German ‘wise man’ warns unions about wage hikes

BERLIN - One of the German government’s top economic advisers warned unions on Tuesday that unduly high wage increases would undermine economic recovery, comments clearly aimed at Germany’s biggest industrial union IG Metall.

By (Reuters)

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Published: Tue 6 Feb 2007, 5:07 PM

Last updated: Sat 4 Apr 2015, 9:51 PM

Later on Tuesday IG Metall’s board is expected to announce its recommendation for a pay rise in talks with employers due to begin soon. According to a German media report, the union will call for a 6.5 percent wage hike.

The president of the ZEW Institute, Wolfgang Franz, made it clear that in his opionion such wage demands would be excessive.

‘If there is a ‘4’ before the decimal point, there is the possibility of job losses and rising prices,’ said Franz, who is a member of the government’s panel of economic advisers, known as the five wise men.

‘Then the European Central Bank would have to impose a more restrictive monetary policy,’ he was quoted as saying by Wirtschaftswoche magazine.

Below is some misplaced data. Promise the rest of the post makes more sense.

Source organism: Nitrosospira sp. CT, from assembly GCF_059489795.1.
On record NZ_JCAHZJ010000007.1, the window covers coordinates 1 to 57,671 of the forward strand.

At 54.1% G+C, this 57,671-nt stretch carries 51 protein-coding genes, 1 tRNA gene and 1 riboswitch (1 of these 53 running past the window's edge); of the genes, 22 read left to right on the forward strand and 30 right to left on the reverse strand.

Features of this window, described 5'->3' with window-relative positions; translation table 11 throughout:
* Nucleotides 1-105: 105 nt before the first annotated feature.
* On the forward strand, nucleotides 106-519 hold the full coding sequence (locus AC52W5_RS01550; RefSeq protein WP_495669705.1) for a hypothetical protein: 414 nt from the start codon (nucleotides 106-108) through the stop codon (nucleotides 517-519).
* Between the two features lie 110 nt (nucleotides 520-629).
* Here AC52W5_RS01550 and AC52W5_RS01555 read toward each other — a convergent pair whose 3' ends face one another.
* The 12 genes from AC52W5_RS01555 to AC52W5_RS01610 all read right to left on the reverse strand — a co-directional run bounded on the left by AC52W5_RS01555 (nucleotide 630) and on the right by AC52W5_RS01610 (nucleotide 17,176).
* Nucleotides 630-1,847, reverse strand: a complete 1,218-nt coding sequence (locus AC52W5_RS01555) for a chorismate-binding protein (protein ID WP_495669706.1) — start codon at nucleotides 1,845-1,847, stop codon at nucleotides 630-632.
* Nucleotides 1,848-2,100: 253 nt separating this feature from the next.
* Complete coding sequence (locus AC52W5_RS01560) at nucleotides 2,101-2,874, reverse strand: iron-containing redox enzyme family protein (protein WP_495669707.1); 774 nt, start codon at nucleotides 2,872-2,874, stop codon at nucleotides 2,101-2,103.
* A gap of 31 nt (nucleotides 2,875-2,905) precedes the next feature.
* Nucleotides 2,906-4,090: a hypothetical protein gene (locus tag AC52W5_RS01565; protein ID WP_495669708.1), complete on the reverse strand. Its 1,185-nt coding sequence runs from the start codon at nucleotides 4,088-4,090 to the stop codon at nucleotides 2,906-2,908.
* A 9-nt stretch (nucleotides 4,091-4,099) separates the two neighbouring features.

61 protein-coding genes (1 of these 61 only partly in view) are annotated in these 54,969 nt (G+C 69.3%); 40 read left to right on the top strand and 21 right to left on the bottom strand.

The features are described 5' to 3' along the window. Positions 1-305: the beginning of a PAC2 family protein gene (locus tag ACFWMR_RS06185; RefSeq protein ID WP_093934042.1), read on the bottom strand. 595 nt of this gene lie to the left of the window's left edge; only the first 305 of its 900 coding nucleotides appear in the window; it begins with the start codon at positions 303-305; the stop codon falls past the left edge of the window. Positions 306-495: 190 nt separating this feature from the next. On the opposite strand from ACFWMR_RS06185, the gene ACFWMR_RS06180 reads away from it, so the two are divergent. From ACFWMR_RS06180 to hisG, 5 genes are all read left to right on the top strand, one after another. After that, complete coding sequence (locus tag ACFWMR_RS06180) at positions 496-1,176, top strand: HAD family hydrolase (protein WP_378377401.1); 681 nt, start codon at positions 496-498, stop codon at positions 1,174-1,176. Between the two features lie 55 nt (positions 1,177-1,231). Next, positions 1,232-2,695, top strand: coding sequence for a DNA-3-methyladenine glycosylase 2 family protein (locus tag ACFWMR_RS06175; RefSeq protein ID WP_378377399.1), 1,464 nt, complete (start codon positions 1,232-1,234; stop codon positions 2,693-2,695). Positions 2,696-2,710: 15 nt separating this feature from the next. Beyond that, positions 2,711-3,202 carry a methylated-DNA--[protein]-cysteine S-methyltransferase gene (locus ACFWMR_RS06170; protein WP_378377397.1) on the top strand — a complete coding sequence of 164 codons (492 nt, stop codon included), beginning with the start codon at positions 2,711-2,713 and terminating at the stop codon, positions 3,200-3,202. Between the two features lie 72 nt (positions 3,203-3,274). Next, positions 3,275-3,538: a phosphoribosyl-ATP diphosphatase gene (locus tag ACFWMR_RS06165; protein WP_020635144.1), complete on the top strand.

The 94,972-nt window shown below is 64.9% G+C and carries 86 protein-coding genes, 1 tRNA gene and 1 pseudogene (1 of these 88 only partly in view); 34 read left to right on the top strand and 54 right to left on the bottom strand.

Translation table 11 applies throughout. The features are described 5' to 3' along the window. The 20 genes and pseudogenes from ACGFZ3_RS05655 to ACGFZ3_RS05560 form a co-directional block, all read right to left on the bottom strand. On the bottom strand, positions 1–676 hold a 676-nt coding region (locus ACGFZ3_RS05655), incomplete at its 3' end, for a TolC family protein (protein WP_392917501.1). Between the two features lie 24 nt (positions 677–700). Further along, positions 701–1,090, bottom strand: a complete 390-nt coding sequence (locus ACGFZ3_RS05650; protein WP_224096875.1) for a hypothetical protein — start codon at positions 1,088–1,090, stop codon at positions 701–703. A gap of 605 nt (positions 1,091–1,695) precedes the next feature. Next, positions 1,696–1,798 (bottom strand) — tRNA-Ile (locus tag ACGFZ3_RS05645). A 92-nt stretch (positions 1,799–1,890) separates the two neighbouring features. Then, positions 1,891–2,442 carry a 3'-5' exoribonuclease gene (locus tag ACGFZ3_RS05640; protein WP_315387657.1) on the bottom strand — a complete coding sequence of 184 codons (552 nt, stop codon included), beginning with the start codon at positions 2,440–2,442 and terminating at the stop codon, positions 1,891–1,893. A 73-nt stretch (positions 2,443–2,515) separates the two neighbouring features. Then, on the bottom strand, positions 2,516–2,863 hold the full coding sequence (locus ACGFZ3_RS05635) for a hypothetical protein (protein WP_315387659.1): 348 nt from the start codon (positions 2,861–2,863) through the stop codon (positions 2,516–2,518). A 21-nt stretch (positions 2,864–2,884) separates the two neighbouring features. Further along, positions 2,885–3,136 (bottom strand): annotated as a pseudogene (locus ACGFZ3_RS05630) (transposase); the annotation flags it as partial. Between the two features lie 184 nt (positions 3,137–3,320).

He added: ‘The moderate wage policies of the previous years were an important cornerstone of the current recovery. The unions shouldn’t start playing with that.’

The ECB has urged unions to show restraint, warning that big pay hikes could spur inflation.

In January, German annual inflation was 1.6 percent, up from 1.4 percent in December. The rise was partly due to an increase in value-added tax to 19 percent from 16 percent, one of the reasons unions want higher pay hikes.

Another of the five wise men, economist Peter Bofinger, declined to comment specifically on IG Metall’s expected demands, saying to German NDR radio that wage growth should correspond to productivity growth.

Weekly Der Spiegel reported in its latest issue that IG Metall chief Juergen Peters and the rest of the board had agreed 6.5 percent was the increase the union’s wage committee should seek for the 3.2 million workers in Germany’s engineering and metalworking sector.

Both Peters and regional union branches had previously said they would push for a pay increase of this order, which compares with a demand last year for a 5 percent rise.

IG Metall’s current wage accord expires at the end of March and the union aims to publish its latest wage demands on Feb. 26. Talks with employers must begin by March 17.

Last year, IG Metall secured a 3 percent pay rise plus a one-off payment of 310 euros ($400.7).

Franz also attacked members of the parties which form Germany’s grand coalition government for publicly supporting higher pay increases than in previous years.

‘This is sheer populism,’ he said.

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